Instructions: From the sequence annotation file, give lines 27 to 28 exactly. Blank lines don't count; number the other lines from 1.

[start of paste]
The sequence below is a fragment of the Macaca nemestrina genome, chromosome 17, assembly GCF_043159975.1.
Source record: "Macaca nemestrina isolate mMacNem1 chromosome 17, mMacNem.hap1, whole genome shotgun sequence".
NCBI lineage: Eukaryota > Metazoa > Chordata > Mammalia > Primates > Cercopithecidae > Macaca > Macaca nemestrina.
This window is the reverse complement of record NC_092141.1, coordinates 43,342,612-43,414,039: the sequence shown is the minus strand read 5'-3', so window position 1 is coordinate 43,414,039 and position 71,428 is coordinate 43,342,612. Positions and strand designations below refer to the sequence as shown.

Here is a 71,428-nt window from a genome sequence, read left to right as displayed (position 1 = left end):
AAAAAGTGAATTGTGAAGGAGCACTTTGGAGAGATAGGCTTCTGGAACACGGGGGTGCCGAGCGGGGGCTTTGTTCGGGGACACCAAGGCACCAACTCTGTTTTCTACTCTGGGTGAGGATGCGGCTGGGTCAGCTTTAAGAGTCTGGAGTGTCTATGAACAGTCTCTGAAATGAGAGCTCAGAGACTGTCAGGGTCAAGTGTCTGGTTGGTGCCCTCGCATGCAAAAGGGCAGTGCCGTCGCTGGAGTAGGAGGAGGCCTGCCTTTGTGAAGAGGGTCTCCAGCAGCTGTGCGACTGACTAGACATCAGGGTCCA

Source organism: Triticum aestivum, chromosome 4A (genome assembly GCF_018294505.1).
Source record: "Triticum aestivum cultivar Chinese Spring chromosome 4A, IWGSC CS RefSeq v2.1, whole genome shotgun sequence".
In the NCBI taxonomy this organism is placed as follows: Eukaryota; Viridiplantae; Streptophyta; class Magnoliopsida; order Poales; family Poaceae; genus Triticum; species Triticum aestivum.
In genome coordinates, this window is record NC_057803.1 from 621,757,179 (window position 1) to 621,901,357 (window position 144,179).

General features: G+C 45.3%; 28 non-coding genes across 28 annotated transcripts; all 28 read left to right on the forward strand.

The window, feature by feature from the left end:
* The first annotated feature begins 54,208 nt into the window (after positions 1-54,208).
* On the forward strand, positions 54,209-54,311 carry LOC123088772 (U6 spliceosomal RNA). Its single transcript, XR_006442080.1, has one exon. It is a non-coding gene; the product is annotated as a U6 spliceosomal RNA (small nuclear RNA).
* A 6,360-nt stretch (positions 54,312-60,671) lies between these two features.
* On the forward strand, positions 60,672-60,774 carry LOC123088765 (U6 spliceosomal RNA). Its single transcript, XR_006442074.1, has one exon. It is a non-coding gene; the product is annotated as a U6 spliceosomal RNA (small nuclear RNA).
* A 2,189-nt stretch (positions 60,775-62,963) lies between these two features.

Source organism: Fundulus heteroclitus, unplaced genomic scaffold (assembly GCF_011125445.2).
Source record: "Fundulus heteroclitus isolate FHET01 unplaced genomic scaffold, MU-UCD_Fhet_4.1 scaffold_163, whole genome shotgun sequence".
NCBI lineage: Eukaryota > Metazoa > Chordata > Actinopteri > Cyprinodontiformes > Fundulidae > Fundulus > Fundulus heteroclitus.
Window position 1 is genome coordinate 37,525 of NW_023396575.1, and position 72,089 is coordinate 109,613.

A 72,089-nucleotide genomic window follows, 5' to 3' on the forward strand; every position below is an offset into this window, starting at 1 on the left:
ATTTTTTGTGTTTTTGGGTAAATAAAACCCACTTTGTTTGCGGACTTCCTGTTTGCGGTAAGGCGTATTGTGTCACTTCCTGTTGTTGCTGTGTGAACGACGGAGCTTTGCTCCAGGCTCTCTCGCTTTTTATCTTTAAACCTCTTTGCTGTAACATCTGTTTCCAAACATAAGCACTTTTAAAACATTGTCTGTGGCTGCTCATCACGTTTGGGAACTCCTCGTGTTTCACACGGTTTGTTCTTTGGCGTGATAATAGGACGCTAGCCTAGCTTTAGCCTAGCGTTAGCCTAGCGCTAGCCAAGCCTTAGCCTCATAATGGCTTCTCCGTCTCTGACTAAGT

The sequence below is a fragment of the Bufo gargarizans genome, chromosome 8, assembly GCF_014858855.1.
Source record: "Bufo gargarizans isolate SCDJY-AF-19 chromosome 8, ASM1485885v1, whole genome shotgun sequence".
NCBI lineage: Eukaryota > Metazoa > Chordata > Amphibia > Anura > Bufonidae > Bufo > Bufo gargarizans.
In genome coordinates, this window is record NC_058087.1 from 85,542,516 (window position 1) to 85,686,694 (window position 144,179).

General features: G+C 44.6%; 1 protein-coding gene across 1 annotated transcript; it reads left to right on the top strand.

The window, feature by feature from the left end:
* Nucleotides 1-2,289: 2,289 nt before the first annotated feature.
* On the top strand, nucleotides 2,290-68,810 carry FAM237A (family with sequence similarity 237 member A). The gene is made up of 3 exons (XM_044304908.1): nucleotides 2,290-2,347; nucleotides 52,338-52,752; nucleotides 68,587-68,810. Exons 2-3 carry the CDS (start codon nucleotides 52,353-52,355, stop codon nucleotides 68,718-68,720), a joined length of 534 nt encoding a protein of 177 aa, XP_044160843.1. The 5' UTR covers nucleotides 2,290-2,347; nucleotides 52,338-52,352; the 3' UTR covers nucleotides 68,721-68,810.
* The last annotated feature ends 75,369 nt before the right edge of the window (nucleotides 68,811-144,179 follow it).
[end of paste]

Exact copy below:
In genome coordinates, this window is record NC_058087.1 from 85,542,516 (window position 1) to 85,686,694 (window position 144,179).

General features: G+C 44.6%; 1 protein-coding gene across 1 annotated transcript; it reads left to right on the top strand.